I personally back plurality because I think that with plurality you can have a really right idea, a moderate idea, and a really left idea. If the moderate and the left come together, they can defeat the right. Some proposal that you never thought could get passed could slip in there and win. I think the constitution is basically like an infrastructure--things you can do and things you can’t do. I can’t believe that [the framers of the U.S. Constitution] actually came up with such a great constitution in that short period of time--and the compromises that they had to make and the sacrifice of time, effort, and money. It must have been a Herculean task. There is no way I could probably have done it. I would have walked out because these are really intelligent men and usually intelligent men think they know everything and they think that their way is the right way and sometimes they are not able to yield to other people’s ideas.

Elliott: Today we've been working on getting the executive branch together. In the beginning we got a little stuck. We have so many ideas that we had to tell ourselves to just move on. The first part was sort of defining the process of how the president would be elected and his duties. We talked about term limits. At one point I think my other three group members brought up literacy tests, which seems like lunacy to me, but they were pretty adamant about it. We compromised.

Jade: To me, it gets into the process of formulating legislation for people to live by. Sometimes rules are so broad that it's kind of hard to fit them in the scheme of things. Or, if your rules are not so broad, no one will want to follow them. You want to create a place that will be comfortable and safe for everyone to live in together. You may have a set of rules and people may still find a way to violate those. At the same time, it is really important to have a way of government [where] people can live comfortably and have a greater respect for themselves as individuals within a collective. The toughest issue was who would have voting rights. We decided to have no literacy tests and we really talked about how we think it's important that both taxpayers and non-taxpayers have the right to vote. We really went in-depth on the importance of having equal protection of the laws and being able to exercise political efficacy.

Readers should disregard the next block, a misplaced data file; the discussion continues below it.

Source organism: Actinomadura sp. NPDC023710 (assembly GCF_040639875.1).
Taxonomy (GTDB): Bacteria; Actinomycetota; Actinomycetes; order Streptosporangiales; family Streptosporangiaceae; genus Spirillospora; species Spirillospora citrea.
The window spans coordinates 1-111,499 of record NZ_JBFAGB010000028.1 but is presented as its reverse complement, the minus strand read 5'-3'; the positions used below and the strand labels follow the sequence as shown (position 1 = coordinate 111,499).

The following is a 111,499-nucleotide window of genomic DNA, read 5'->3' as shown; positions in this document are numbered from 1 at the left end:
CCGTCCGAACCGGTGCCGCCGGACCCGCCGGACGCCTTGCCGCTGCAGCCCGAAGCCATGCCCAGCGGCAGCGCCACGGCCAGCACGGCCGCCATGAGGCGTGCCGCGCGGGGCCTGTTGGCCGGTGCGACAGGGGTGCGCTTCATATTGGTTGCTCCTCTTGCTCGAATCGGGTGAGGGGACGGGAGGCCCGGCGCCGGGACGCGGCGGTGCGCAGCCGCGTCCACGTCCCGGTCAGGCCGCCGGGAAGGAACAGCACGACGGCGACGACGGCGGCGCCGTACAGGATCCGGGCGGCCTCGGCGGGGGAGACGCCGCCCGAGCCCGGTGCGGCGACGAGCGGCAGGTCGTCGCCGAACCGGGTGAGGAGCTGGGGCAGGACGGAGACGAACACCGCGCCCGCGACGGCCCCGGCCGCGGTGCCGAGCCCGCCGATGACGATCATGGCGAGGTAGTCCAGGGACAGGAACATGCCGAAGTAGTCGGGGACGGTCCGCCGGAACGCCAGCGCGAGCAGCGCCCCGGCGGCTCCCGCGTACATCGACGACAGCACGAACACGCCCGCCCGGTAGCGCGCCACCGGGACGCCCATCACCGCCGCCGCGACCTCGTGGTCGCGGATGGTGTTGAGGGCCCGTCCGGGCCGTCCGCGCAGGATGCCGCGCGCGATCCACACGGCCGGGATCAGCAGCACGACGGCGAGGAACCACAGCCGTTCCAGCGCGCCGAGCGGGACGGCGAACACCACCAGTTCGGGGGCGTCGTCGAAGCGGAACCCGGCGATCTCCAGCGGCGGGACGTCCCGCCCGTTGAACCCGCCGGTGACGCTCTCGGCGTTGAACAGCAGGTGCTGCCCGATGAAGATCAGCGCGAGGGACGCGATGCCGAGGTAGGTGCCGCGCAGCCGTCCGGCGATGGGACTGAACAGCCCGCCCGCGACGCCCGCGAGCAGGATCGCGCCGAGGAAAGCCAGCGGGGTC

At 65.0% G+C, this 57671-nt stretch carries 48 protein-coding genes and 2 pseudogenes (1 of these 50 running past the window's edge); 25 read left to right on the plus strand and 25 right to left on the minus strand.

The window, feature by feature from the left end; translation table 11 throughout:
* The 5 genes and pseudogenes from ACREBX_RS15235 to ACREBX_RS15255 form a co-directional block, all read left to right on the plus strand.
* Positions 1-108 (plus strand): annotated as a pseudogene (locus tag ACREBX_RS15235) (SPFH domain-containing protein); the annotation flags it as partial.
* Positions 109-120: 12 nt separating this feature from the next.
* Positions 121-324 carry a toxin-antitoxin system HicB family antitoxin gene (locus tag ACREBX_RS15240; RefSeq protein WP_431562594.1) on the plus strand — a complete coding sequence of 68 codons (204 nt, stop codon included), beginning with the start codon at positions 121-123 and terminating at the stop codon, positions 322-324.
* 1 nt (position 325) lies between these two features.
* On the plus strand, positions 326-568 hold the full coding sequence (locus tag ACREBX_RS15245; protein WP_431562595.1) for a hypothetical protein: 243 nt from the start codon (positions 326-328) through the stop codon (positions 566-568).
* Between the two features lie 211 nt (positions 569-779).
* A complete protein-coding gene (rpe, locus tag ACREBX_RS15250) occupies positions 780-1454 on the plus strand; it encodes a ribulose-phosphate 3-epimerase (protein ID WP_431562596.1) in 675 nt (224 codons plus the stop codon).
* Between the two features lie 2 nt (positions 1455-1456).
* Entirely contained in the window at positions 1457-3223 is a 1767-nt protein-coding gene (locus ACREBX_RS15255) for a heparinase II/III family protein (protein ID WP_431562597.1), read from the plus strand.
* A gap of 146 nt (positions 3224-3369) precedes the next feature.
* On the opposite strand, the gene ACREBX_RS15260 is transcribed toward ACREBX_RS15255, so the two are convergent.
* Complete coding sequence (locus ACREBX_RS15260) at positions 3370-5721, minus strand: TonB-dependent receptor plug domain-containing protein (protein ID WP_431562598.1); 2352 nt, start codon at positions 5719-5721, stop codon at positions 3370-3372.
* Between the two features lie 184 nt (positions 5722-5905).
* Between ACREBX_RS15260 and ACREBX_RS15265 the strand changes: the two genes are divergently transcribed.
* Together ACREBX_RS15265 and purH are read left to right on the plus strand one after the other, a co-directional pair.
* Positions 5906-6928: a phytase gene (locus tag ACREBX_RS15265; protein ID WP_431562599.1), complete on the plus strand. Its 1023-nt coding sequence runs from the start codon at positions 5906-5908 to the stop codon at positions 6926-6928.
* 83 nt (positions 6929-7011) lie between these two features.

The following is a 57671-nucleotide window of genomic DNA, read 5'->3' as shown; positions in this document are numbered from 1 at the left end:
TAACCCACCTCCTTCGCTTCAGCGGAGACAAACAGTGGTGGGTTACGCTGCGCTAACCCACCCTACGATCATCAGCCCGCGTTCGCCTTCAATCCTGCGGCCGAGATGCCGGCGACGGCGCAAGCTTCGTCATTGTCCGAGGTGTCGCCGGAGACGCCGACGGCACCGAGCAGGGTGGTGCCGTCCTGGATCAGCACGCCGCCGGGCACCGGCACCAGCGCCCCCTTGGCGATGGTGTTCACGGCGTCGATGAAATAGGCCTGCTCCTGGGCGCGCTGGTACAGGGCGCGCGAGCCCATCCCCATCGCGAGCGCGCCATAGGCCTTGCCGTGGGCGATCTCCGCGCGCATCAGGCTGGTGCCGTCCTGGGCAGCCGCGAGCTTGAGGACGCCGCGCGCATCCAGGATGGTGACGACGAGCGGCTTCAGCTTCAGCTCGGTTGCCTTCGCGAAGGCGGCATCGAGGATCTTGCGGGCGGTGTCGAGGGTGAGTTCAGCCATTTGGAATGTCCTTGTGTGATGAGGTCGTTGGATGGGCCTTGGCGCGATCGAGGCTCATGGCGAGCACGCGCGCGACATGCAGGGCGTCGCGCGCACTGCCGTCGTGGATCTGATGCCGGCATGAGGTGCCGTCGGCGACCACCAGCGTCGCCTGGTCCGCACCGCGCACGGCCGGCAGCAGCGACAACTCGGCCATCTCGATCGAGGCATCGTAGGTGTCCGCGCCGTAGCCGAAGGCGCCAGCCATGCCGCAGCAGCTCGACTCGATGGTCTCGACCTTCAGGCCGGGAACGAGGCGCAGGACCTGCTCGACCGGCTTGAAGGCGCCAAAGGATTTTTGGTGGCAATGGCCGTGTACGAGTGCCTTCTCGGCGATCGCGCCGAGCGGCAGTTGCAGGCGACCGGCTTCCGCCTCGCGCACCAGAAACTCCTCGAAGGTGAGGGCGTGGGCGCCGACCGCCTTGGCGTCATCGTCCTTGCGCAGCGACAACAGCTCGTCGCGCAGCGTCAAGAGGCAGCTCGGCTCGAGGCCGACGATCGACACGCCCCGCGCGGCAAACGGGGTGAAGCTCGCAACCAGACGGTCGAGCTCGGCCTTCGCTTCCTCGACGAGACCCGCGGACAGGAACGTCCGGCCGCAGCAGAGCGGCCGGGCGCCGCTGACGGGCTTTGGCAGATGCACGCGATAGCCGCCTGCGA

Toussaint: The constitution we end up with will be an embodiment of all of our political ideas and beliefs. Those political ideas and beliefs come from morals and everyday life. You can't move on without knowing your past, and governments are formed from a country's history. A lot of people would say that our constitution was written in maybe a year or two. Really our constitution was being written since people first landed on this land because their past experience helped teach them what they knew and they kept learning and it gave them the ideological beliefs to form our constitution.

Victor: Every decision my group wanted to make led to further questions. [One group member] brought up a good point--that we are trying to set up something totally different, something original, yet not. Our founding fathers were a spawn of a monarchy so they knew exactly what they did not want. I have respect for them because they went through a lot of drama and a lot of complicated [things], which led to a pretty decent nation. To create a basic constitution, you have to stress equality. You have to try to make one body of people, one body of laws that can co-exist. My group is basically conservative. What we've come to acknowledge is that we have deep respect for our forefathers.